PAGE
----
Figure 3. Fake search portal. (Source: Dell SecureWorks)

              Virtualization Detection

              The Ramdo malware family is evolving to evade virtualized environments. It uses the “cpuid” instruction to detect if the processor configuration is running in hypervisor mode (see Figure 4). If so, the malware assumes it is running in a virtualized environment and sets the EAX value to 1, directing the cpuid instruction to return the processor information and feature bits. The malware checks the 31st bit returned in ECX, which is set to 0 if the processor is running on hardware and 1 if running on a hypervisor.


              Figure 4. Use of cpuid to detect hypervisor mode. (Source: Dell SecureWorks)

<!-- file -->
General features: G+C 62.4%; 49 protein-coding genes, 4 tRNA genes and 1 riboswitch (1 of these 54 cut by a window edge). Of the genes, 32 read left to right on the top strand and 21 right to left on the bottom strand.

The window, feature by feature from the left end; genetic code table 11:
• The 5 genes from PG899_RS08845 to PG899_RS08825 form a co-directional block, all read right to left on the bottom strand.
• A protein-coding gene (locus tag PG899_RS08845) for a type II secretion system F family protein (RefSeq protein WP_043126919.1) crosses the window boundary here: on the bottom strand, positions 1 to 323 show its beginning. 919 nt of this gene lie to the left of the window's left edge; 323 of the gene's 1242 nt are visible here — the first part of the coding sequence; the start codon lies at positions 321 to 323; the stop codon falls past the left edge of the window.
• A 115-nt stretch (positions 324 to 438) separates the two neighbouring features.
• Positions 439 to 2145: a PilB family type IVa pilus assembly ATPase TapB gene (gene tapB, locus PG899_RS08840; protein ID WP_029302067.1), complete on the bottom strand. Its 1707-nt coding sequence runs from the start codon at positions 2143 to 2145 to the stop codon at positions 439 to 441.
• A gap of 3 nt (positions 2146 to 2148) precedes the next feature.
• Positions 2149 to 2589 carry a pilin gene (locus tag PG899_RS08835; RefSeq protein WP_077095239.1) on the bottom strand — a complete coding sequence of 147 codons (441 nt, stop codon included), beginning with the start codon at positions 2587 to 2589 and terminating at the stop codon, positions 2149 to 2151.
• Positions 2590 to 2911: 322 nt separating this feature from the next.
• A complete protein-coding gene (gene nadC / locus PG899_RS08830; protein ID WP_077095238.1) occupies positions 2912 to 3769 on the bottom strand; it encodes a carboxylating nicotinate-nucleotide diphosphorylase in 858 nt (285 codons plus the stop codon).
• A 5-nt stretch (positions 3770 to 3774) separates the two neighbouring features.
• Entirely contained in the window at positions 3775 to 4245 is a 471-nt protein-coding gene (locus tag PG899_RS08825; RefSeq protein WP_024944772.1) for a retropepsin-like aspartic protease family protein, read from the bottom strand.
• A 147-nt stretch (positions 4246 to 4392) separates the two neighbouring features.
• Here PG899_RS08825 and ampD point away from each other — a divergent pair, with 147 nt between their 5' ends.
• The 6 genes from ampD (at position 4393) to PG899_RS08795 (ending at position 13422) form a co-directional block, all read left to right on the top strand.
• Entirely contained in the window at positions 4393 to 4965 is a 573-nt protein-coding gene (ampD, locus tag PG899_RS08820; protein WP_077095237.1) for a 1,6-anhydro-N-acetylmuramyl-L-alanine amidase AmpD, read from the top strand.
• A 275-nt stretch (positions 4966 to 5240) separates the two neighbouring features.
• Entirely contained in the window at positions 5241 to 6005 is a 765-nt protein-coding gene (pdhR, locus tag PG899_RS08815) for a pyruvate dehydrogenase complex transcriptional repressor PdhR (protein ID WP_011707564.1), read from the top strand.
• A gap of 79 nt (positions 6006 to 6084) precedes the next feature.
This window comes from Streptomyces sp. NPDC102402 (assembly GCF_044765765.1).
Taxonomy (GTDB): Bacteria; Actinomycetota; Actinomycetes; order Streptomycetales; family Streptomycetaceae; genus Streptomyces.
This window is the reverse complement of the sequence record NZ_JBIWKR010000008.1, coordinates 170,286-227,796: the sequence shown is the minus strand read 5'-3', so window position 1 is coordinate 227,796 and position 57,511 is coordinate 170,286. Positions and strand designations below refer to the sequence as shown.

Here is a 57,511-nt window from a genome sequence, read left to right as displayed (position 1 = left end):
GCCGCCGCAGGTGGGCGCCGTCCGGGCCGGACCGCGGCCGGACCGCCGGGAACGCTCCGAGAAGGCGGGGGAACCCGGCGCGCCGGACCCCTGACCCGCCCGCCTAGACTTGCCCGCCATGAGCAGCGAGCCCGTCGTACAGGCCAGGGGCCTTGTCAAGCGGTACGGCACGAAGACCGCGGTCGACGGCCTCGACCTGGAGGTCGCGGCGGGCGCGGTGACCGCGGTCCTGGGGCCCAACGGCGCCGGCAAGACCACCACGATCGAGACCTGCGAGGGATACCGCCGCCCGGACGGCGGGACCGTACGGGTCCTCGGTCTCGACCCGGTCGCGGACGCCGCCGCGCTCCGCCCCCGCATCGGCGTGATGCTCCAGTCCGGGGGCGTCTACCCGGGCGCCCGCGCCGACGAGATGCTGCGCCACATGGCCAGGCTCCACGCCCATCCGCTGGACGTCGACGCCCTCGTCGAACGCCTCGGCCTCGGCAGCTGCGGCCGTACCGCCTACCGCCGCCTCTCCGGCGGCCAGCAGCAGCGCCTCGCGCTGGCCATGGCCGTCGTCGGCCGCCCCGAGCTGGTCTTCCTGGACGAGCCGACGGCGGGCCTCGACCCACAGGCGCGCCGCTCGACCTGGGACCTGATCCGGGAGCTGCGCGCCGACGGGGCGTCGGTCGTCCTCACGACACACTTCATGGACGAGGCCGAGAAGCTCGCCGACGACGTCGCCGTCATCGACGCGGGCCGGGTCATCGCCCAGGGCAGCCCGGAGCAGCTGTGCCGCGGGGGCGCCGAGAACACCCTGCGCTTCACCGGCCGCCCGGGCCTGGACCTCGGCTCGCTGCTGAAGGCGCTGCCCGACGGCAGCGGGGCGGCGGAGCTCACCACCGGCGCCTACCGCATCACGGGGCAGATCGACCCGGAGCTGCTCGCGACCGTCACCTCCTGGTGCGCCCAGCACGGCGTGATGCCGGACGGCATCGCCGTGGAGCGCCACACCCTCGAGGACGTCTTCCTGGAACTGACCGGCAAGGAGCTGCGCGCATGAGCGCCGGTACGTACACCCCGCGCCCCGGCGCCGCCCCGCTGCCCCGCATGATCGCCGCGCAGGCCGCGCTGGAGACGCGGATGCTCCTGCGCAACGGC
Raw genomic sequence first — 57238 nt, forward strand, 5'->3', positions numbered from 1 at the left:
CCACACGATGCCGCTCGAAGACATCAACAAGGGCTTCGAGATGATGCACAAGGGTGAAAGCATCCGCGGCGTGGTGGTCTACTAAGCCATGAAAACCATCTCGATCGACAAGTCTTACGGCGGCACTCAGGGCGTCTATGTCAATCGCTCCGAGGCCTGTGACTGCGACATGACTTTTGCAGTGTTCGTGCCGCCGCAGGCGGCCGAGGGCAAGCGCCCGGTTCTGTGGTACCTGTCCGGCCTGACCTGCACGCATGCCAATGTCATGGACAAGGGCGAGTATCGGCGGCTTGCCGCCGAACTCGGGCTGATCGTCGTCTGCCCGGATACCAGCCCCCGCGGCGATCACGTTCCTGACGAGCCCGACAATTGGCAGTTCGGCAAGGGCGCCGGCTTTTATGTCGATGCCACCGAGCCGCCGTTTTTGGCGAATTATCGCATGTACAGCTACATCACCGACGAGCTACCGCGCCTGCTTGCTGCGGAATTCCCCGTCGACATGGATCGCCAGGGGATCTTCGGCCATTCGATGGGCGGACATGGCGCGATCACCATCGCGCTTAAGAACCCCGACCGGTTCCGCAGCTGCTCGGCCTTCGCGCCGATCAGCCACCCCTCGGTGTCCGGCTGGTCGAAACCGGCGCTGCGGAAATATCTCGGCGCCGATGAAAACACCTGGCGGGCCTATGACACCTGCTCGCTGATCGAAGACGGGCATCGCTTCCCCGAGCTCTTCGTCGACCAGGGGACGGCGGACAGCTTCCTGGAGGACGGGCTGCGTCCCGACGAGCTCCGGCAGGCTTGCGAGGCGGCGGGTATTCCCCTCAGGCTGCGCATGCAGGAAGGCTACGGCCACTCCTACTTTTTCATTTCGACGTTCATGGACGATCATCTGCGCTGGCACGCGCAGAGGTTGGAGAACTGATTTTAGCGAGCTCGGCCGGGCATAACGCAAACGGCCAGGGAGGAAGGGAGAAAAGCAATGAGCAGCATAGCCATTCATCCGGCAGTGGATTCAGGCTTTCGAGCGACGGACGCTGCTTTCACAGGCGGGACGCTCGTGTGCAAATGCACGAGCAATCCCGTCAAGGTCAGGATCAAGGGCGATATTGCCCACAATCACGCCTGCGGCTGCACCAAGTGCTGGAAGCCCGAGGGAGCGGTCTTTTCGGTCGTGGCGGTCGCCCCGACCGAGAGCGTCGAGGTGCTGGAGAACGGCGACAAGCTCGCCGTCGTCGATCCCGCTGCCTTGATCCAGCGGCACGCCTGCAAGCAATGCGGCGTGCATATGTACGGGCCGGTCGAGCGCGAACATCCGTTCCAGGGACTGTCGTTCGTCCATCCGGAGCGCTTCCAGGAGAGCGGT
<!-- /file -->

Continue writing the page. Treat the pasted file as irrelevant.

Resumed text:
Ramdo sets a flag in its memory if it detects that it is executing inside a virtualized environment. This flag is sometimes used to compute the seed that is used in the dynamic generation algorithm (DGA) for C2 domain names and is communicated to the malware’s C2 server.

              Sandbox Detection

              Ramdo also tries to identify if it is executing in a sandbox environment. Ramdo enumerates the names of the hard drives attached to the infected system. If a device contains one of the following substrings, the malware concludes that it is executing in a virtualized environment:

              • VMWARE
              • VBOX
              • VIRTUAL

              If one of the following three substrings is in the executable’s file path, then the malware concludes that it is executing in a virtualized environment:

              • \sand-box\
              • \cwsandbox\
              • \sandbox\